I look for the scene of an interesting people that can represent local culture, especially when they stay in good lighting condition. Interesting background is always a bonus and of course some interaction between people that can represent their everyday living. I love having mystery in my pictures and sometimes humors.
4.What is your style in street photography? What make perfect picture?
I pay lots of attention on color combination and composition as well as the depth of fill. The right subject, with the right lighting condition, right color at the right time, makes perfect photos. I love taking candid shots but sometimes I also do street portrait depending on the projects. While some photographers try to include as many elements as possible in the pictures, I try to take out as many elements as possible from the frame in order to convey a better scene as I believe that “Less Is More”.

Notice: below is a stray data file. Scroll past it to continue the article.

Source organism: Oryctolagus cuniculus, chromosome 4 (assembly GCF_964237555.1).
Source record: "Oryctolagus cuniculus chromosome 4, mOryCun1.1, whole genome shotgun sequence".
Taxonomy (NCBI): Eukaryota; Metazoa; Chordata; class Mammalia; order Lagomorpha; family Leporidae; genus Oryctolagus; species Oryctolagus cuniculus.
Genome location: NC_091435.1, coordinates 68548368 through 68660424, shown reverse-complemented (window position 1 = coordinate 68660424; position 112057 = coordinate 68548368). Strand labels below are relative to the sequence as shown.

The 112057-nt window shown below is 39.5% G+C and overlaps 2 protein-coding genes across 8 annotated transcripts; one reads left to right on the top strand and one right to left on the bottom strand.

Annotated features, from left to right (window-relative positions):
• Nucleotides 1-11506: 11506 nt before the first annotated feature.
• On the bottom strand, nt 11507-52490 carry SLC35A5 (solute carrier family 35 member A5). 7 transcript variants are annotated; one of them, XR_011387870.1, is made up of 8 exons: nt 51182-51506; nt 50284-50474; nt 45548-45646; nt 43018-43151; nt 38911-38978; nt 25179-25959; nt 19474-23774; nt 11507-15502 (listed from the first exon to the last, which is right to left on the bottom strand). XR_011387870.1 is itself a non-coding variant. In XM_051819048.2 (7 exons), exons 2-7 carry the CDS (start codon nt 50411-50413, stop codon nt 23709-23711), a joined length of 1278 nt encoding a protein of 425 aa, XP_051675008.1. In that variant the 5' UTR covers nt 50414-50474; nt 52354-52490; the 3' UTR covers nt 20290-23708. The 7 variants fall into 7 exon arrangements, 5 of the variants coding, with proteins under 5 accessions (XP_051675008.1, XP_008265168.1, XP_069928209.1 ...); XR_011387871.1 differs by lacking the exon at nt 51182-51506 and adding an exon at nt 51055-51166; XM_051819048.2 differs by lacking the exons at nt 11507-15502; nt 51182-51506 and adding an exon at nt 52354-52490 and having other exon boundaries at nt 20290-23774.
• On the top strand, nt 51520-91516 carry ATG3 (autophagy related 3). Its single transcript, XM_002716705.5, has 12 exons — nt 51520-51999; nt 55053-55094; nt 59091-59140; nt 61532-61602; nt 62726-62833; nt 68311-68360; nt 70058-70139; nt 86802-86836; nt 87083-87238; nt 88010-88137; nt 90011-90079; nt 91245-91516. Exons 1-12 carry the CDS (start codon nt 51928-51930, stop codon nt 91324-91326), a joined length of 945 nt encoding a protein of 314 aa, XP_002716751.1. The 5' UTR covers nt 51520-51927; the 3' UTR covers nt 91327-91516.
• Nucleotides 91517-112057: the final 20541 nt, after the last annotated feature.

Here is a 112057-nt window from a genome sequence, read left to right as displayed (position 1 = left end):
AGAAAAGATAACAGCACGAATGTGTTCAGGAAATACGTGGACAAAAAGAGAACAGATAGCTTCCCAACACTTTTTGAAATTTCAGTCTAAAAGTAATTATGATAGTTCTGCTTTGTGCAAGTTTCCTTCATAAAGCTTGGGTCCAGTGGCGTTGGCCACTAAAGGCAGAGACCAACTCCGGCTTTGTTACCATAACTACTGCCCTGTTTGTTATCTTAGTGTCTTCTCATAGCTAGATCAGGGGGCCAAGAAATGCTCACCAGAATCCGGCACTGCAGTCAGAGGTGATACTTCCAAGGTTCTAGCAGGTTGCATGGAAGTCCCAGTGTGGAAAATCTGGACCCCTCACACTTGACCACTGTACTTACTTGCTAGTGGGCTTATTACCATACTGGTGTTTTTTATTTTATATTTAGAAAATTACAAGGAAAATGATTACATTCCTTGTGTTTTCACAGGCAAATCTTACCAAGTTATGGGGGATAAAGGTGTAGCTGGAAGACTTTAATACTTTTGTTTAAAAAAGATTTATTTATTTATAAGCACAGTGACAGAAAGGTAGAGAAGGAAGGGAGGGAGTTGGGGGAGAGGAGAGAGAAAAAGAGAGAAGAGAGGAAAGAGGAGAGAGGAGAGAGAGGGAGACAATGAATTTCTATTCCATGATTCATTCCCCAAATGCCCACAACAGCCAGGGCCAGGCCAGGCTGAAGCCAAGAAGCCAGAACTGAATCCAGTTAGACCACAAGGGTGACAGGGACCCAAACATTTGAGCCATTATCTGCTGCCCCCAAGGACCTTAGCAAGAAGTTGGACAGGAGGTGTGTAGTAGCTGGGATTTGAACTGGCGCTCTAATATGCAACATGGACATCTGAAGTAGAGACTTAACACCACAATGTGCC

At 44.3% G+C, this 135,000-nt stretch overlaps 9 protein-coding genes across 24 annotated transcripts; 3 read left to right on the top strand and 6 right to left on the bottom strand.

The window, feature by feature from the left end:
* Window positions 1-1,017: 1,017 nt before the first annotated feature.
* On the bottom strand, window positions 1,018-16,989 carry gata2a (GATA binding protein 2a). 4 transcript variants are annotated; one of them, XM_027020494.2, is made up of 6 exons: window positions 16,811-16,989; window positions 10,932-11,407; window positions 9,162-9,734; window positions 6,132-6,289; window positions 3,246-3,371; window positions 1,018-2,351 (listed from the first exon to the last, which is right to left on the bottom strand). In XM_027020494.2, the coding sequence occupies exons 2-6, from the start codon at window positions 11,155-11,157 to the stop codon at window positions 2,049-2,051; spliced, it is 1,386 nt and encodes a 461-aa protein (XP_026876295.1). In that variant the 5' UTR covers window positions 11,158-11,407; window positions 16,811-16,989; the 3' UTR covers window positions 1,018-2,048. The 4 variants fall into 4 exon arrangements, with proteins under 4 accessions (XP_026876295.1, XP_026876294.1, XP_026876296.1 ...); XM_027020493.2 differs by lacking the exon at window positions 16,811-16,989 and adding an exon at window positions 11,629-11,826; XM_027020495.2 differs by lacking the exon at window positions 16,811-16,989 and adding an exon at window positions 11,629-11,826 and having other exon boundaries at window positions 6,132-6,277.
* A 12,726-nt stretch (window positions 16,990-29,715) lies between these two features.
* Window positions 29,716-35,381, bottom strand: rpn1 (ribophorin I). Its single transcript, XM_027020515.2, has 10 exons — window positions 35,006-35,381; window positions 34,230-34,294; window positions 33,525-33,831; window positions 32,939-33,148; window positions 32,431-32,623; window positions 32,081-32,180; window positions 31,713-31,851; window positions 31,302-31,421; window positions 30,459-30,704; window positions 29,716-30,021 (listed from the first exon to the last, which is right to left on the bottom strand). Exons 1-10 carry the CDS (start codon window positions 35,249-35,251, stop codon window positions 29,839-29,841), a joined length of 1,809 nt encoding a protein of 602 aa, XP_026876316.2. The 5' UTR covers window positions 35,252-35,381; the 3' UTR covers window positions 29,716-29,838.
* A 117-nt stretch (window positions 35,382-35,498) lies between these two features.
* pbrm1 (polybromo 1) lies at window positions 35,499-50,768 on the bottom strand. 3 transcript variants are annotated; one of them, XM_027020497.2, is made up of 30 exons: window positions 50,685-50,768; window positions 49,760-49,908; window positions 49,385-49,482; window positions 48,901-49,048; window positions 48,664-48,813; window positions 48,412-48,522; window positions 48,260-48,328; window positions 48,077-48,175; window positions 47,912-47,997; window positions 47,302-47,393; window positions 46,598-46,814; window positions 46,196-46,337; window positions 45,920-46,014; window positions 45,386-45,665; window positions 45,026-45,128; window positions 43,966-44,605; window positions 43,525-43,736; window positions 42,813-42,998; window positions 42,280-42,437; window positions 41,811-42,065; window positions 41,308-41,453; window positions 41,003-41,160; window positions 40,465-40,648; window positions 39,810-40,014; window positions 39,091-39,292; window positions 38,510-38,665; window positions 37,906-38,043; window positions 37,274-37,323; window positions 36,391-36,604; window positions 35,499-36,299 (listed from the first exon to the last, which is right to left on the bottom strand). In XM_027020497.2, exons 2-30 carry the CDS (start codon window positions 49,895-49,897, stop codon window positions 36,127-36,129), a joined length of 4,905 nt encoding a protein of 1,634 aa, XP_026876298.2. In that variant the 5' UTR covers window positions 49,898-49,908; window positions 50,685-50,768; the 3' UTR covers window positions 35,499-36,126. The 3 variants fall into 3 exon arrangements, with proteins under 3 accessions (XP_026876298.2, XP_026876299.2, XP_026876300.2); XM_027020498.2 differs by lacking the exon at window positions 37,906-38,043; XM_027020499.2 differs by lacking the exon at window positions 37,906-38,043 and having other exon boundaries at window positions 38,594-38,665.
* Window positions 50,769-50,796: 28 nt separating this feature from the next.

5.What do you want the pictures to look like after final post processing?
I don’t use much Adobe Photoshop and I use Adobe Lightroom as my main post processing software. I want my post processing workflow to be in the same place. I usually correct the color and desiderate them a bit to keep the consistently look of my photos and mimic the film look. I don’t crop my photo or at least keep it to minimum. I love B&W street photography and it is great since I have learnt a great deal from the masters like Gary Winogrand, Henri Cartier-Bresson and Robert Frank who shot B&W. However, I shoot exclusively color because I believe that God gives us color vision and not B&W for a reason.
6.Do you interact with your subject at all before and after shooting?
I usually do, by smiling after taking the picture and say thanks. Sometimes, I don’t interact with them if they are in hurry or if they don’t care much about my action. Sometimes I would talk to them for a while if the time allows and if they ask me for contact and the explanation of what I do with their pictures.
7.Is there any incident that is worth to mention from the reaction of your subjects?